22d MEU (SOC)'s FOB in Afghanistan pays homage to Marine hero

10 May 2004 | Gunnery Sgt. Keith A. Milks

In a remote patch of arid Afghan desert in south-central Afghanistan, a new forward operating base (FOB) bears the name of one of the Marine Corps' most respected combat veterans.

"He's a hero to the Marine Corps," said Colonel Kenneth F. McKenzie, Jr., commanding officer of the Marine Expeditionary Unit (Special Operations Capable), referring to Col. John W. Ripley, the new FOB's namesake.  "He's a true warrior and an honorable man."  McKenzie puts Col. Ripley with the small group of Marine leaders mentioned prominently in the Corps' proud history.

Ripley first enlisted in the Marine Corps in June 1957 and spent a year as an enlisted Marine before securing an appointment to the United States Naval Academy.  In June 1962, he graduated with both a degree in electrical engineering and the gold bars of a Marine second lieutenant.

Trained as an infantry officer, Ripley saw sea duty on the USS INDEPENDENCE, was a platoon and weapons platoon commander with the 2d Bn., 2d Marines, and served with the 2d Force Reconnaissance Company.

Beginning in October 1966, Ripley began the first of two tours in Vietnam.  Assigned to the 3d Bn., 3d Marines just south of the demilitarized zone separating North and South Vietnam, he saw heavy combat in the 'Leatherneck Square,' a hotly-contested area encompassing Dong Ha, Con Tien, and Khe Sanh.

After Vietnam, he pulled duty at Headquarters Marine Corps before heading to Great Britain for an exchange tour with the British Royal Marines.  While with the Royal Marines, he served throughout England, Scotland, Wales, and in Norway, Singapore, and northern Malaya.

Ripley returned to Vietnam in 1971 as an advisor to the Vietnamese Marine Corps and once again found himself in the border region.  When tens of thousands of North Vietnamese troops backed by hundreds of Soviet-made tanks made a late Spring 1972 push south in what came to be known as the Easter Offensive, Ripley and his battalion found themselves in the path of the Communist advance.

Realizing the Dong Ha Bridge was a key avenue for the North Vietnamese advance, Ripley set about destroying the bridge.  Supported by South Vietnamese marines and Army Maj. Jim Smock, Ripley spent a harrowing five hours nearly single-handedly rigging the bridge for demolition.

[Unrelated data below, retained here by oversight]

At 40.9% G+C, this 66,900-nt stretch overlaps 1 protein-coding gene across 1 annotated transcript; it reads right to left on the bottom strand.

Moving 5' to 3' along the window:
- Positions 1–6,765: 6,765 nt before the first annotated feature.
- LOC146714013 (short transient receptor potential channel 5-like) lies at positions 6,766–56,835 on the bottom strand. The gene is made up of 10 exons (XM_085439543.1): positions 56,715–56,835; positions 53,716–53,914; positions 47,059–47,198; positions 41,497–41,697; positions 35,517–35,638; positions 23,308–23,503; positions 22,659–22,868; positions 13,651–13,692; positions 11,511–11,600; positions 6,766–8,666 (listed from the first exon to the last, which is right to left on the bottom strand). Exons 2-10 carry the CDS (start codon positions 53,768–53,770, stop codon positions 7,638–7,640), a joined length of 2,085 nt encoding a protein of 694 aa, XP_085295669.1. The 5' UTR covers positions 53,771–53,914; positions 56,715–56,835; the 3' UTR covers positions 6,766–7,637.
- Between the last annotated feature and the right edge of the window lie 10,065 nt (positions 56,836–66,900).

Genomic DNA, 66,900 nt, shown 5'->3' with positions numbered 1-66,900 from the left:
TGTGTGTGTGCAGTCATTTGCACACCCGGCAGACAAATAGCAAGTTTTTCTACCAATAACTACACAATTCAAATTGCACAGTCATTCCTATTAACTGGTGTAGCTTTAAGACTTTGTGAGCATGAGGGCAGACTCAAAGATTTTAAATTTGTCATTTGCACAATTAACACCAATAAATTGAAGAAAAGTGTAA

Under near-constant rifle, machine gun, and mortar fire, he affixed more than 500 pounds of explosives to the bridge.  To do so, he was forced to repeatedly hand walk the beams beneath the bridge, attach the explosives while dangling precariously over the water, crimp detonators with his teeth, and race the burning fuses to safety.

This feat destroyed the bridge and stymied the North Vietnamese advance, forcing them to find alternate routes south.  The delay gave South Vietnamese forces the time needed to rally an effective defense and repel the invasion, and earned the young captain the Navy Cross, the nation's second-highest award for battlefield valor.

Following Vietnam, Ripley served as the Marine Officer Instructor at Oregon State University, pulled duty at Headquarters Marine Corps, commanded Marines at the battalion and regimental levels, was the senior Marine and taught at the Naval Academy (where he commissioned a record 500 midshipmen into the Marine Corps), served on the staff of the Joint Chiefs of Staff, was assistant chief of staff for the 3d Marine Expeditionary Force, and commanded the Navy-Marine Corps ROTC at Virginia Military Institute until his retirement in June 1992.

Col. Ripley went on to become the President, and later Chancellor, of Southern Virginia College until 1996 when he moved on to assume responsibility as the President of the Hargrave Military Academy.

In June 1999, Col. Ripley returned to the Marine Corps fold when he became the Director of Marine Corps History and Museums, and Director of the Marine Corps Historical Center.

Col. Ripley is seen as the benchmark by which other Marines judge themselves, and he is the subject of, or mentioned, in more than 30 books on combat leadership and adversity.  "The Bridge at Dong Ha," written by John G. Miller, recounts Ripley's exploits on Easter Day 1972, and he is widely sought as a motivational speaker.

A graduate of the Amphibious Warfare School and Naval War College, Ripley also completed the Airborne, SCUBA, Ranger, Jumpmaster, and Royal Marine Commando Courses.  In addition to the Navy Cross, his personal decorations include the Silver Star, two Legions of Merit, two Bronze Star Medals with Combat 'V,' the Purple Heart, the Defense Meritorious Service Medal, the Navy Commendation Medal, and the Combat Action Ribbon.

On having a FOB named after him, Ripley is understandably humble.  In a conversation with Col. McKenzie, Ripley said he was flattered that the FOB would be named after "an old campaigner" like himself, and proud it will serve as his connection to today's young Marines.

FOB Ripley will serve as the 22d MEU (SOC)'s base of operations as it conducts combat and civil military operations as part of Combined Joint Task Force 180.

The 22d MEU (SOC) consists of its Command Element, Battalion Landing Team 1st Bn., 6th Marines, Marine Medium Helicopter Squadron 266 (Reinforced), and MEU Service Support Group 22.

For more information on the 22d MEU (SOC)'s role in Operation ENDURING FREEDOM, visit the unit's web site at www.22meu.usmc.mil.
22nd Marine Expeditionary Unit